The Presidency presented a progress report on the work concerning the rules proposed to facilitate access to public sector websites.
Xavier Bettel was pleased that "all the Member States shared the desire to ensure accessibility of public sector websites to people with disabilities".
For the record, the draft directive aims at easier web use and better operational conditions for the websites of certain types of public sector organisations. Certain principles and techniques to facilitate the use of web content should therefore be applied when creating websites so that they are, for example, compatible with assistive technologies such as screen readers which transcribe the text using speech synthesis. For users who have difficulty using a mouse, it should be possible to browse the website using only the keyboard. The provision of sufficient contrast between the text and the background and allowing easy enlargement of the characters is vital for people with sight problems and can also improve browsing for all users.
The new rules will benefit all users, disabled or not, and encourage their participation in the digital economy.
Commissioner Oettinger added that holding the trialogue was imminent and that an agreement between the Council and the Parliament would surely take place next year.
Xavier Bettel informed the Council of an informal discussion about digital skills which took place the day before, on 10 December 2015, with Commissioner Oettinger.
The Ministers for Telecommunications and the Ministers for Labour, Education and Research were invited to the informal dinner in order to "discuss the transversal nature of the subject and the need to approach it horizontally, through all sectors, at all levels, and in all Member States", explained the Prime Minister. For him, e-skills are one of the "key factors for the competitiveness of business, for innovation and for employment" because digital services "change our society and economy, affect all policies and impact all of our businesses, from SMEs to multinationals".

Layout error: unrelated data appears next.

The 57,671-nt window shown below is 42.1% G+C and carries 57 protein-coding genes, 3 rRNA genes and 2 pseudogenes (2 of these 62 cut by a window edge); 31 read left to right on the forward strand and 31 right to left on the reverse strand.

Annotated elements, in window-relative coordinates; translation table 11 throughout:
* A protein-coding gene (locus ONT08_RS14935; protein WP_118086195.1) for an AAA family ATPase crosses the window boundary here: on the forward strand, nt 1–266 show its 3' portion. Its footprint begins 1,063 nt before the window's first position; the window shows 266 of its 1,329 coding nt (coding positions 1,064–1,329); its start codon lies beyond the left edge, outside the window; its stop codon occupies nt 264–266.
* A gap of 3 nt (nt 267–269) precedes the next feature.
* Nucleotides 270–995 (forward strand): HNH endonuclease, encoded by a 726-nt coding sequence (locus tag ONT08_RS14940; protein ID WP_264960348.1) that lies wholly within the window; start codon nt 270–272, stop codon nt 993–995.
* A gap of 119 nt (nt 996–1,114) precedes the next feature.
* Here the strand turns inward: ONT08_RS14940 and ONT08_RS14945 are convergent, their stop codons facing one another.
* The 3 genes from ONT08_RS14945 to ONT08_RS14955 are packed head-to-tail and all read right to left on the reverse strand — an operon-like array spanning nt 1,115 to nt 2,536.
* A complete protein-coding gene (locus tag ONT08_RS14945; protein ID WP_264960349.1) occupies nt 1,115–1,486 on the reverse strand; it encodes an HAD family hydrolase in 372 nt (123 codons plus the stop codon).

Günther Oettinger for his part pointed out that continuous training in digital matters and the creation of university courses in electronics was of "crucial importance if Europe wants to remain competitive in the digital age". The Commissioner further stated that one in five Europeans has no digital skills and that one in three has only limited skills.
The Commissioner also informed the Ministers about ongoing negotiations as part of the Transatlantic Trade and Investment Partnership (TTIP) relating to telecommunications / the Information Society. In this context, Günther Oettinger assured those present that the regulations on copyright at European level would not be affected by the negotiations in the context of the TTIP, and neither would Europe's cultural and cinematic sectors, nor fixed book prices, which are important for certain Member States.
Xavier Bettel also said that he asked Günther Oettinger to make a proposal "in the near future" concerning geo-blocking. "When there are 28 of us and we speak of ONE Europe without borders, is it still acceptable not to be able to see one country's broadcasts when living in another country", he asked.
In response, Günther Oettinger said that the draft proposal made by the Commission on 9 December 2015, which aims to ensure cross-border portability of online content services in the Internal Market, is a first step in this regard. He announced that in 2016 the Commission intends to propose the widespread abolition of geo-blocking. "The digital internal market knows no national boundaries", he said, underlining the importance that, "to the greatest possible extent", all digital content should be accessible to all European citizens.